I’m a huge fan of forward-thinking aka industrialized death metal. I found Fear Factory to be the future of death metal in the early days (I have changed my mind since to come to the conclusion that it’s in the fusion of multiple genres). There are acts like Oracles with Aborted and System Divide members who’re doing something similar albeit a lot more modern, and going back a few years, The Project Hate MCMXCIX from Sweden. The beauty of those bands lies in the fact that heaviness is alternated with contrasting moods affected by usually clean female vocals, and it’s this mix that is highly stimulating, for the lack of a better word. Conflict from Russia are doing something similar. Self-professed perfectionists, they have put out a stellar full length, and of late even a stunning video that got featured in our video roundup article.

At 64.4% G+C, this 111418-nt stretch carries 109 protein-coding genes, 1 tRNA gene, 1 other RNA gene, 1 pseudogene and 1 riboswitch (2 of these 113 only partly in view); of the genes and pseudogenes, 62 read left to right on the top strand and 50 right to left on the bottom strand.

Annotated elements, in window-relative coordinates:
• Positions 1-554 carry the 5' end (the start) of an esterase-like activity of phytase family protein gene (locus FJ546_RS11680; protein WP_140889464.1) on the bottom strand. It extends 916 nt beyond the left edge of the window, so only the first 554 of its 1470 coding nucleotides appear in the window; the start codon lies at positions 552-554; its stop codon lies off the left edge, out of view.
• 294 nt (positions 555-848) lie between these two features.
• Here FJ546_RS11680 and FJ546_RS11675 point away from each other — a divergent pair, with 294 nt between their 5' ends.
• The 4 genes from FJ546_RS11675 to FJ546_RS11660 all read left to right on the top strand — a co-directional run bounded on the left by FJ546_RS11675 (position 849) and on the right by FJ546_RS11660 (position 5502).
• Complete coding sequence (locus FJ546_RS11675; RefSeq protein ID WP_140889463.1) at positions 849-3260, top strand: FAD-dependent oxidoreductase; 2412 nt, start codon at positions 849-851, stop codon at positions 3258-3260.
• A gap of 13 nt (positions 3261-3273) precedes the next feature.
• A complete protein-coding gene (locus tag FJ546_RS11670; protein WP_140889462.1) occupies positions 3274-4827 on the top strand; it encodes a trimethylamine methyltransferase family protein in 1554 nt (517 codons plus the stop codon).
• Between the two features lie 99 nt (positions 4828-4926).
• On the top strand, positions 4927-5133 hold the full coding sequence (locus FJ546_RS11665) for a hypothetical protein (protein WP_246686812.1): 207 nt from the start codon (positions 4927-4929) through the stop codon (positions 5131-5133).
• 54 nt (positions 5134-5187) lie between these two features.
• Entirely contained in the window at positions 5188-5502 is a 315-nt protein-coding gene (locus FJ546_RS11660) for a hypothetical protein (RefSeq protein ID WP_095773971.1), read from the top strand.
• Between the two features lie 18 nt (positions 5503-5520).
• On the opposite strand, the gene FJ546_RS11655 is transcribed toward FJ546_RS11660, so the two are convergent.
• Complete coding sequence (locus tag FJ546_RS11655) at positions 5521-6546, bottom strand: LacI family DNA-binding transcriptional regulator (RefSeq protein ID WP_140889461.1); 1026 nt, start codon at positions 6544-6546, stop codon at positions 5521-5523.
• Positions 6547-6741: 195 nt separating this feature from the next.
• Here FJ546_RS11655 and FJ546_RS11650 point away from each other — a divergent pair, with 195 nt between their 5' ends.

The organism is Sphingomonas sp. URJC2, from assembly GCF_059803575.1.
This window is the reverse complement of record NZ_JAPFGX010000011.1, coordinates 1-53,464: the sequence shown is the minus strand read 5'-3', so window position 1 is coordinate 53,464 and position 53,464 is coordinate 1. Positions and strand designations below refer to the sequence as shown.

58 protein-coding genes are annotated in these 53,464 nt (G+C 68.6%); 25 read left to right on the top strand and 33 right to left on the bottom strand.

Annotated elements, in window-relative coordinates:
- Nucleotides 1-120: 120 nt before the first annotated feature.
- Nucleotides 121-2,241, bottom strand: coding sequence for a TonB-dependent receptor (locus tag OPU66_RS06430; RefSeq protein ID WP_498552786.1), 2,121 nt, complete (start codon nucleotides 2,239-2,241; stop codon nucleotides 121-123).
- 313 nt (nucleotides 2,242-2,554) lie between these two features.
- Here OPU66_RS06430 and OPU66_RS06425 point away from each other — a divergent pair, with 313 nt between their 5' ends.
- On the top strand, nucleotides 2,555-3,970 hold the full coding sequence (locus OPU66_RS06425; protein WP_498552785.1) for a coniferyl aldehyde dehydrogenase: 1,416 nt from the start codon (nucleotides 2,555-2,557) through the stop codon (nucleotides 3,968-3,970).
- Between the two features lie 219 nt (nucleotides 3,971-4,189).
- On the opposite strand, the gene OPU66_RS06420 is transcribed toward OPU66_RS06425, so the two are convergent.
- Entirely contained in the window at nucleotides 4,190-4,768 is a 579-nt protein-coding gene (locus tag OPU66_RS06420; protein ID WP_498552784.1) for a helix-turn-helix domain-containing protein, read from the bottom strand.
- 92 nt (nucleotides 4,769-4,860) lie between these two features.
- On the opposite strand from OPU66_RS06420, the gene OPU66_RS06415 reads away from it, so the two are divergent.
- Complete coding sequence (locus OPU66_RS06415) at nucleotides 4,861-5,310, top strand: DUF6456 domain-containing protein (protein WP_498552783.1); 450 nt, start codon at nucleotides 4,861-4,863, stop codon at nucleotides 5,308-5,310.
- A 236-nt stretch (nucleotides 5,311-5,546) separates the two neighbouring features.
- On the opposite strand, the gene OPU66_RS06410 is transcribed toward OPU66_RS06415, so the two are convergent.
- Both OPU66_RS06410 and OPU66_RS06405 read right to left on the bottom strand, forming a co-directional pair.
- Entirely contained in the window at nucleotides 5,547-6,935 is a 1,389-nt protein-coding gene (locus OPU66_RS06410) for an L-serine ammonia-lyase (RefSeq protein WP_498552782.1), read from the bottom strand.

Transcending Obscurity (Kunal Choksi): Looking back at your mammoth full length ‘Transform into a Human’, what are your thoughts about it? How well was the album received and how far did it propel your band into limelight?
Rodion (guitar): It is quite difficult for me to esteem the album objectively. For me, as a musician, Conflict is the first serious music project in which I participate.
Over time, I have improved my skills as a musician: in composition, structure, riffs, approach to songwriting in general, all that is changing and undergoes metamorphosis, because for me the album seems to be something very far, if I look at myself in the past.
I definitely like the album, but if we had done ‘Transform Into a Human’ now, some things would have sounded a little differently. With the release of the CD, our group gained international fame, and this is a good achievement. Interest in the band has grown considerably; we receive people responses from all corners of the globe. The release of the music video increased awareness of our band drastically. The very fact of our interview now shows the significant attention paid to us.